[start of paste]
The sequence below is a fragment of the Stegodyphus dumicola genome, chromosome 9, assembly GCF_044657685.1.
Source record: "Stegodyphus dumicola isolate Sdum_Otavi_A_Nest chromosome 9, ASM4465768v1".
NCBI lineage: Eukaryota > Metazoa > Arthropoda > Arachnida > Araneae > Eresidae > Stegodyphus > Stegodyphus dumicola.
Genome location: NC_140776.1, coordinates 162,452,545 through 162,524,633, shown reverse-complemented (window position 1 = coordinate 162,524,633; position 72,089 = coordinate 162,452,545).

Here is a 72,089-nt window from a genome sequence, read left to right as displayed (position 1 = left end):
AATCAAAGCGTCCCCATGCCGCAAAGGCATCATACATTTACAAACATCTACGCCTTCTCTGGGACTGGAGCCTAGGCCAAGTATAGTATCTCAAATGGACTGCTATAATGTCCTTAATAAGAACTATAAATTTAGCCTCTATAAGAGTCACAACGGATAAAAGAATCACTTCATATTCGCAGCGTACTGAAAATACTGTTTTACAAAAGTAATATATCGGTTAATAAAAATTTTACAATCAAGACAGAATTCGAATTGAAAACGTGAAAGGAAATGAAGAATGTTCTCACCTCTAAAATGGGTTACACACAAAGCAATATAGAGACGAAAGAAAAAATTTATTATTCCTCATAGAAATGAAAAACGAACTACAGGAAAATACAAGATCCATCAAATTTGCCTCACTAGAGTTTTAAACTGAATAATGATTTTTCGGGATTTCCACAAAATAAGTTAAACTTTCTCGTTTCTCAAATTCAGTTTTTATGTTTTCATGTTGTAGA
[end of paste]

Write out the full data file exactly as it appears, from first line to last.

The sequence below is a fragment of the Stegodyphus dumicola genome, chromosome 9, assembly GCF_044657685.1.
Source record: "Stegodyphus dumicola isolate Sdum_Otavi_A_Nest chromosome 9, ASM4465768v1".
NCBI lineage: Eukaryota > Metazoa > Arthropoda > Arachnida > Araneae > Eresidae > Stegodyphus > Stegodyphus dumicola.
Genome location: NC_140776.1, coordinates 162,452,545 through 162,524,633, shown reverse-complemented (window position 1 = coordinate 162,524,633; position 72,089 = coordinate 162,452,545).

Here is a 72,089-nt window from a genome sequence, read left to right as displayed (position 1 = left end):
AATCAAAGCGTCCCCATGCCGCAAAGGCATCATACATTTACAAACATCTACGCCTTCTCTGGGACTGGAGCCTAGGCCAAGTATAGTATCTCAAATGGACTGCTATAATGTCCTTAATAAGAACTATAAATTTAGCCTCTATAAGAGTCACAACGGATAAAAGAATCACTTCATATTCGCAGCGTACTGAAAATACTGTTTTACAAAAGTAATATATCGGTTAATAAAAATTTTACAATCAAGACAGAATTCGAATTGAAAACGTGAAAGGAAATGAAGAATGTTCTCACCTCTAAAATGGGTTACACACAAAGCAATATAGAGACGAAAGAAAAAATTTATTATTCCTCATAGAAATGAAAAACGAACTACAGGAAAATACAAGATCCATCAAATTTGCCTCACTAGAGTTTTAAACTGAATAATGATTTTTCGGGATTTCCACAAAATAAGTTAAACTTTCTCGTTTCTCAAATTCAGTTTTTATGTTTTCATGTTGTAGA